A shining example of how to launch a web site - and how not to - have surfaced this week.
Yesterday the National Archives and findmypast.com launched an online version of the 1911 census. The site contains the records of 27 million people, including famous figures such as Virginia Woolf and future Prime Minister David Lloyd George, with a further nine million due to be added in the coming months.
The web site attracted millions of visitors in its first hours of going online, but the launch was a success. Sneak visited the site a few times throughout the day to see if it stayed up and running and was able to access the census records and carry out searches on each occasion.
The launch of the 1911 census was in stark contrast to the online launch of the 1901 version. Sneak remembers trying to access the 1901 census site on the day it went live back in 2002, and for days after, with no success at all. In fact, the site was taken down soon after its launch because it could not cope with the unexpected high demand. The National Archives clearly learned a lesson from past mistakes and put in safeguards this time around to ensure that the 1911 site coped with the demand.
The Queensland tourism agency could have benefited from some tips from the National Archives web site team ahead of launching its latest initiative.
Dubbed the "Best Job in the World", Tourism Queensland is offering one lucky applicant an AUD $150,000 (£68,000) contract to live on Hamilton Island for six months and report back on their experiences via blogs and video links, in a bid to entice other visitors to Queensland and its surrounding islands.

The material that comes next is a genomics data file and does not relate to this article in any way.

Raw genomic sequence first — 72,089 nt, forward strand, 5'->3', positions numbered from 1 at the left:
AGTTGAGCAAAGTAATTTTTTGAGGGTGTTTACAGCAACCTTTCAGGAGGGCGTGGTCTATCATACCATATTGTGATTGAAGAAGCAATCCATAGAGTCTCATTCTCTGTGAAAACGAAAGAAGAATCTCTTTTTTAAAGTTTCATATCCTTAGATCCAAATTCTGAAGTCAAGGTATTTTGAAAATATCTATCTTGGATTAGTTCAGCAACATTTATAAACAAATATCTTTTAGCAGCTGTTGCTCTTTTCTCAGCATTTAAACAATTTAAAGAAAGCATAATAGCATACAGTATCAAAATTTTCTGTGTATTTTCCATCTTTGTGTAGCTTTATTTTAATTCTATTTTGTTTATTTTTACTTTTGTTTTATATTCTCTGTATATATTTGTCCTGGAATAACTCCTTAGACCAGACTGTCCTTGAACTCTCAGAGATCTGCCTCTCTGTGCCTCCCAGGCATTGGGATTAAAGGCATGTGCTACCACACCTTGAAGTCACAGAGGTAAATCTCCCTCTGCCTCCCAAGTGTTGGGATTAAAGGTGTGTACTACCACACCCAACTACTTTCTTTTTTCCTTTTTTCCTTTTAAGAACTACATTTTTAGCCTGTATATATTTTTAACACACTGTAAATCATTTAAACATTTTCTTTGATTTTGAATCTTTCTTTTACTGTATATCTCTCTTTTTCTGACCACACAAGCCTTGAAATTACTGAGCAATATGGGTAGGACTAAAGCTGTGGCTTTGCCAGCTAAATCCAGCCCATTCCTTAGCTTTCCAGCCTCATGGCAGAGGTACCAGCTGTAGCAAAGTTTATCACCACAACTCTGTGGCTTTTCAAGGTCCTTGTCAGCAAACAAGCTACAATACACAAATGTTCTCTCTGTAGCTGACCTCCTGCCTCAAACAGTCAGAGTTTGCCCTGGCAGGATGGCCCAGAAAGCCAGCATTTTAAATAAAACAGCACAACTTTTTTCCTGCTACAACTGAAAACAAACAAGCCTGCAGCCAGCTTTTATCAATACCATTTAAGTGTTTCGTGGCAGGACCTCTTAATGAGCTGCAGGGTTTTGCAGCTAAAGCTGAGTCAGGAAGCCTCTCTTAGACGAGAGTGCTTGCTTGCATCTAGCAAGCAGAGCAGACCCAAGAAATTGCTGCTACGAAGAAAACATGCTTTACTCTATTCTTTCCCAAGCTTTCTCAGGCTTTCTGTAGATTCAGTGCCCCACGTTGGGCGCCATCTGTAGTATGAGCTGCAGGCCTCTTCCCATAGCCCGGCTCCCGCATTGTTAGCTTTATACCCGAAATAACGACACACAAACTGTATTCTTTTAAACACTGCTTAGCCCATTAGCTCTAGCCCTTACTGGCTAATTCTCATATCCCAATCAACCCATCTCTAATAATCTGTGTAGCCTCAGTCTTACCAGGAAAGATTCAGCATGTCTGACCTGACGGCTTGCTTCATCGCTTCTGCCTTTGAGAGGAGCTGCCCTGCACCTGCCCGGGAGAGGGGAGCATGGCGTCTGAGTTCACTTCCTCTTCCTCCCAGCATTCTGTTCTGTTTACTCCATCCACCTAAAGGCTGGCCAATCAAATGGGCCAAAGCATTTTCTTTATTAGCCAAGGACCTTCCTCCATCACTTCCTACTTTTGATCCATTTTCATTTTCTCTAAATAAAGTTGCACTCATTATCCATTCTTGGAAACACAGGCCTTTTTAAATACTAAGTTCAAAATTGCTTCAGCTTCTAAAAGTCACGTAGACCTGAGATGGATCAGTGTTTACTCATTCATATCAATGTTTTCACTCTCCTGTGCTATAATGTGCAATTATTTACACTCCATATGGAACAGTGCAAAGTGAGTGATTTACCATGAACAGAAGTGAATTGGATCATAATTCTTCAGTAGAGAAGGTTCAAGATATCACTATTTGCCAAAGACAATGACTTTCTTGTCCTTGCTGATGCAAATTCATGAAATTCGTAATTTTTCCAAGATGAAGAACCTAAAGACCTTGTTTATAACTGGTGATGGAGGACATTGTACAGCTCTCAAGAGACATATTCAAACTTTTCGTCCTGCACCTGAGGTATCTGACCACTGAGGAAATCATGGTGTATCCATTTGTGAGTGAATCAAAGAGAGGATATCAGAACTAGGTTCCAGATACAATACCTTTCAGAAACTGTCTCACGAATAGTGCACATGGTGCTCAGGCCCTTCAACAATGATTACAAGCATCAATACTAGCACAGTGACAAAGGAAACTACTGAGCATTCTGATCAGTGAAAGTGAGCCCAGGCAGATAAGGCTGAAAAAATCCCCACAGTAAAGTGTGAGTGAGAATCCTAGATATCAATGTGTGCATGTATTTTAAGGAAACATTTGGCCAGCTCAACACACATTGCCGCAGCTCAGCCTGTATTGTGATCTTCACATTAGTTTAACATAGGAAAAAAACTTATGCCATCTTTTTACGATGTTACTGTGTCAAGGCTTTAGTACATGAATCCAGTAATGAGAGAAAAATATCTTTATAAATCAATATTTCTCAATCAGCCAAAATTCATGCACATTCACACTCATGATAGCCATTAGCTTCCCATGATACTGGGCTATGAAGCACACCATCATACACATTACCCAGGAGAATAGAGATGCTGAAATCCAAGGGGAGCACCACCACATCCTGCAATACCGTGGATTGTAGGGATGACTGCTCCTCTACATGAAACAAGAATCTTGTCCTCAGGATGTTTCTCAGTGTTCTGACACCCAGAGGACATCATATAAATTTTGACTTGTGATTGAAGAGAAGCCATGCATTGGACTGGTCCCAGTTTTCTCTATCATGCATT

The web site set up to support the recruitment process received 200,000 visitors in the first 24 hours of going live, but it could not cope with the huge demand and the site was still down when Sneak last tried to access it this afternoon.
Queensland tourism minister Desley Boyle was keen to point out that this was a genuine recruitment process for an important job:
"He or she will be required to live in an oceanfront villa, undertake a range of activities such as swimming, snorkelling, bushwalking and exploring the islands of the Great Barrier Reef," she said. "They'll need to make friends with the locals and really get to know the destination and then report back on their experiences via blogs, video diaries and media interviews."
Yeah, sounds like a really tough life.
For any vnunet.com readers keen on a career change from IT professional to beach bum, the application process is open until 22 February and full details are available on the Island Reef web site.
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